Nfld. & Labrador

More taxation, not widespread cuts, key to taming N.L.'s fiscal monster, says MUN prof

The solutions to Newfoundland and Labrador's financial woes should include higher taxes and fees, says a Memorial University professor.

St. John's conference looks for 'reasonable solutions' to financial quagmire

Russell Williams, a professor of political science at Memorial University, says Newfoundland and Labrador should be collecting more taxes and fees in order to address its fiscal challenges. (Eddy Kennedy/CBC)

The solutions to Newfoundland and Labrador's financial woes should include higher taxes and fees, says a Memorial University professor.

"That's an important part of this conversation, to ask the question: why it is that if we're in crisis and we're headed towards bankruptcy? Why is it that we have tax rates that are lower than the other Atlantic Canadian provinces? This is a strange choice," political science professor Russell Williams told reporters Tuesday.

Williams was one of the presenters at a forum, entitled "Reasonable solutions to Newfoundland and Labrador's fiscal reality," hosted by MUN's department of economics at the Signal Hill campus, attracting academic, political and business leaders.

He took special aim at property tax, and figures showing that per capita tax on property in Newfoundland and Labrador, at just over $900, is the lowest in the country.

He also targeted people living in unincorporated areas who do not pay municipal taxes.

Finance Minister Tom Osborne and Auditor General Julia Mullaley were two of the speakers who addressed a conference at the Signal Hill campus of Memorial University on Tuesday. The conference, hosted by the university's department of economics, explored ways to address the province's fiscal challenges. (Terry Roberts/CBC)

"We're talking about $350 million relative to the average for other jurisdictions in the region, simply to adopt the kind of property taxation systems that we see in other provinces," he said.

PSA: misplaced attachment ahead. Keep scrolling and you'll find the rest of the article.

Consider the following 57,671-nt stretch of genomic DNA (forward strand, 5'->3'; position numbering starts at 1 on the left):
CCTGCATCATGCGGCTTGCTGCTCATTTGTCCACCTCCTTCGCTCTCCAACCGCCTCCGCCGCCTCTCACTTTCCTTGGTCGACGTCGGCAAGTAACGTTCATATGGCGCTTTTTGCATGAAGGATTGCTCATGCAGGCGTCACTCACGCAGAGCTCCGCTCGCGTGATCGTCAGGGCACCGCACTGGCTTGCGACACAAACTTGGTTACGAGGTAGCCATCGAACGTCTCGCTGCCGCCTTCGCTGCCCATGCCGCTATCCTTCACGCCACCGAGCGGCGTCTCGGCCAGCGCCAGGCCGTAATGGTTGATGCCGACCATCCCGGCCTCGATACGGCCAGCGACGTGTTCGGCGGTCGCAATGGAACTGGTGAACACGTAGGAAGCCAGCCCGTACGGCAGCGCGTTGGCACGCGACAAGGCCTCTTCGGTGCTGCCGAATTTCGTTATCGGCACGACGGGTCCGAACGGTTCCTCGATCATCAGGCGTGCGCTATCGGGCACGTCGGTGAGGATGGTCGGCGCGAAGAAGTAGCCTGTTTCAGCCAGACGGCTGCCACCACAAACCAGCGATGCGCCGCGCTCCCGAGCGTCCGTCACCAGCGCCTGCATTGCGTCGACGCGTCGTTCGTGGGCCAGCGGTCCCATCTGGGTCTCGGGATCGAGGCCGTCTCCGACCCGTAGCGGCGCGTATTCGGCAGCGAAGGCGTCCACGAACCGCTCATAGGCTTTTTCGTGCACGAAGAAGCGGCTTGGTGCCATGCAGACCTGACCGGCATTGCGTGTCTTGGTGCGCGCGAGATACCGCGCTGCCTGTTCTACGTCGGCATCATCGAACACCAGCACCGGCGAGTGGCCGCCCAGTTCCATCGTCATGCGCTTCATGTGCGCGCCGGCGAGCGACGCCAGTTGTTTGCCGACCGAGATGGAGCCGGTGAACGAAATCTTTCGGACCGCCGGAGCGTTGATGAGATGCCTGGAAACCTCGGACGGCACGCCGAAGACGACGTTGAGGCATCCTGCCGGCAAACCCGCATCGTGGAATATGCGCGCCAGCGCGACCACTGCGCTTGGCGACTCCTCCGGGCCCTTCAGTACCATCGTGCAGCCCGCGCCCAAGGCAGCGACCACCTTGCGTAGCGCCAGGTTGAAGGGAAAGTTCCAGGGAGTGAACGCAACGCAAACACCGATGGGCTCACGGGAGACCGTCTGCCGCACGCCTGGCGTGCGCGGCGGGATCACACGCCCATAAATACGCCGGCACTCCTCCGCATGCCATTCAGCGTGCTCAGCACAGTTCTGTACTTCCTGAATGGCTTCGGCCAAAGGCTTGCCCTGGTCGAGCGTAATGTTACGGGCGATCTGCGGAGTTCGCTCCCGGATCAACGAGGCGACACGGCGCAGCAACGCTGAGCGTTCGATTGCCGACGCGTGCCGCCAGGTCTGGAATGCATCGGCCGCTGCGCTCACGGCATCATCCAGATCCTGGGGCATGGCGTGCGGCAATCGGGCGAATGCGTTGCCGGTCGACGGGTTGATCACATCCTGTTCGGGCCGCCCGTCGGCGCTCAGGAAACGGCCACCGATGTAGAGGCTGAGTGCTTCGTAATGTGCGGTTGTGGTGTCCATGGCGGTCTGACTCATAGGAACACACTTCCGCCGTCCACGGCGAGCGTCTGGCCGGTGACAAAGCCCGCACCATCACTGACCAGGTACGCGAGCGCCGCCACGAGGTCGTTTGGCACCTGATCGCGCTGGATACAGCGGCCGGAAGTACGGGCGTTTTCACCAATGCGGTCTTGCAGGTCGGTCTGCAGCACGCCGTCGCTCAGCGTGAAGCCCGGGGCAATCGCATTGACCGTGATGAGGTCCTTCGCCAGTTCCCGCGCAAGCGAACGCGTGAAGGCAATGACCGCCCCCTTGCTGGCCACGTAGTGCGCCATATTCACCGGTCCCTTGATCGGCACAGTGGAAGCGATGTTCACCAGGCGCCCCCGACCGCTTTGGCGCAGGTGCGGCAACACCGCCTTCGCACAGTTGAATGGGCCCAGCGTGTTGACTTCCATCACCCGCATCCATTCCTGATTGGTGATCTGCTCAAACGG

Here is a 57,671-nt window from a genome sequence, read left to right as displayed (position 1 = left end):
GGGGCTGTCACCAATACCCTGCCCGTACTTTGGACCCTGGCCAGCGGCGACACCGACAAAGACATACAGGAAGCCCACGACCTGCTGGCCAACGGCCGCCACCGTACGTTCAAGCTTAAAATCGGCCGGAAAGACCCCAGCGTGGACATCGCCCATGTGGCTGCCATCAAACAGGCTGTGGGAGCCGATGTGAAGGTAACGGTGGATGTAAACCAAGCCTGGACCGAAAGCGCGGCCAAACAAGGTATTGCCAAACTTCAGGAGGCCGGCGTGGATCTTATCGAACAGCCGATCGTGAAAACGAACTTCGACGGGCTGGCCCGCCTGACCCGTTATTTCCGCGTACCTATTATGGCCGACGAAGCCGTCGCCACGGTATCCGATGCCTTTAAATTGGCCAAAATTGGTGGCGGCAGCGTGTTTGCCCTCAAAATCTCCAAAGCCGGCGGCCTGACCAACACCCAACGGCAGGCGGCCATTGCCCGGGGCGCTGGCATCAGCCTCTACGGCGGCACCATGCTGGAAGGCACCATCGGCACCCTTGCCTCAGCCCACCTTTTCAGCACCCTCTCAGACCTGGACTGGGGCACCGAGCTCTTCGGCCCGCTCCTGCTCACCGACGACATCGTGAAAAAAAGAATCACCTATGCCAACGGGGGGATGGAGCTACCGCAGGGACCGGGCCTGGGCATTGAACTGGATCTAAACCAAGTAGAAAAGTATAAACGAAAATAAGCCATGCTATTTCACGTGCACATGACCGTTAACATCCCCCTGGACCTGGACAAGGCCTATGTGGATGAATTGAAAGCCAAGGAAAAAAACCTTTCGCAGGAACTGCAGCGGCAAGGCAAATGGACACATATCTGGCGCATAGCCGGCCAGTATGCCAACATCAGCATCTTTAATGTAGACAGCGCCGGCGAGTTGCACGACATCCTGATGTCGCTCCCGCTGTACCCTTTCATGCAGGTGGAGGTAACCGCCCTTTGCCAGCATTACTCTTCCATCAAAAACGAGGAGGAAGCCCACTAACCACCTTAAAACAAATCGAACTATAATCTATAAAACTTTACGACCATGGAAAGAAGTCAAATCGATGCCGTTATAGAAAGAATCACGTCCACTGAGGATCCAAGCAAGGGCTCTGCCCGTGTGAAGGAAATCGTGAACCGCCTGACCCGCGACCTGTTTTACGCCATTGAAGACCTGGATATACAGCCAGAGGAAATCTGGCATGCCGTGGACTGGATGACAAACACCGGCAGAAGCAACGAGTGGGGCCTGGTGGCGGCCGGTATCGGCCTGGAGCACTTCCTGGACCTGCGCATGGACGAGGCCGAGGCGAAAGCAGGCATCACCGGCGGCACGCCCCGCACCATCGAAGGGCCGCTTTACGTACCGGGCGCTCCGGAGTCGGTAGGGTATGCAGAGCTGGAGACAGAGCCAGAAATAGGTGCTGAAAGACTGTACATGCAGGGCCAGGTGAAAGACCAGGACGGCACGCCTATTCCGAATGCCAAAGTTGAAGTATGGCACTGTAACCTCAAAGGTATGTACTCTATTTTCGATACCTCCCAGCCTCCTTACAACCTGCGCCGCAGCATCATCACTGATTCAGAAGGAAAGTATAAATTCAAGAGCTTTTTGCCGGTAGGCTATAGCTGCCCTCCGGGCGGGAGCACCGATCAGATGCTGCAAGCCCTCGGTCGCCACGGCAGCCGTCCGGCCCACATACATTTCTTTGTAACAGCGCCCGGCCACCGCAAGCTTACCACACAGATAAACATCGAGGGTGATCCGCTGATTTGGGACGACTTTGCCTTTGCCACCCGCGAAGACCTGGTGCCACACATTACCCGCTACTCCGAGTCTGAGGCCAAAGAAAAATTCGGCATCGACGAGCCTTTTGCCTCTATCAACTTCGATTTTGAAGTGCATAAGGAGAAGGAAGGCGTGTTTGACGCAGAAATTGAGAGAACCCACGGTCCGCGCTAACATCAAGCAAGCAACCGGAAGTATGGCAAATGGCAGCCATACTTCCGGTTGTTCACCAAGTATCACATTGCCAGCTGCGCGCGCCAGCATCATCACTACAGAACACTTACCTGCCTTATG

And charging more to use the intraprovincial ferry system should be considered, he added.

"Is it more important to deliver very low-cost ferry service or free municipal services for some unincorporated areas? Or is it more important to fund health care as a core responsibility of the government?" he asked.

Sobering financial overview

Part of the forum included a sobering overview of the province's finances by Auditor General Julia Mullaley, with the customary commentary about the province's country leading per-capita net debt, a string of painful deficits that are not likely to end any time soon, and about the pressure Muskrat Falls is putting on the treasury.

Mullaley's comments also included her usual warning that the province is not living within its means.

"If we want to do the right thing, again for our children, and for our grandchildren and for the future, we don't have a choice. We need to act," she stated.

Finance Minister Tom Osborne countered that the government is taking a cautious and methodical approach to cutting spending, primarily through attrition that has cut 1,000 jobs since 2016.

"We cannot put any additional pressure on businesses or people in the province without facing other significant challenges such as outmigration and a further rapid aging population," he said.

Some special interests have called for a gutting of the public service. But Williams sees another way — one that might not be appealing to many politicians. 

Ensuring that the tax system is more fair and equitably distributed is a better choice than simply slashing public services.- Russell Williams

"Ensuring that the tax system is more fair and equitably distributed is a better choice than simply slashing public services," he said.

Williams admitted there are no easy choices, but said the consequences of inaction or political paralysis might be more painful. 

"The challenge for the government is to look into its toolbox and figure ways it can tackle these revenue problems for the minimum political cost."

Read more from CBC Newfoundland and Labrador

About the Author

Terry Roberts is a journalist with CBC's bureau in St. John's.

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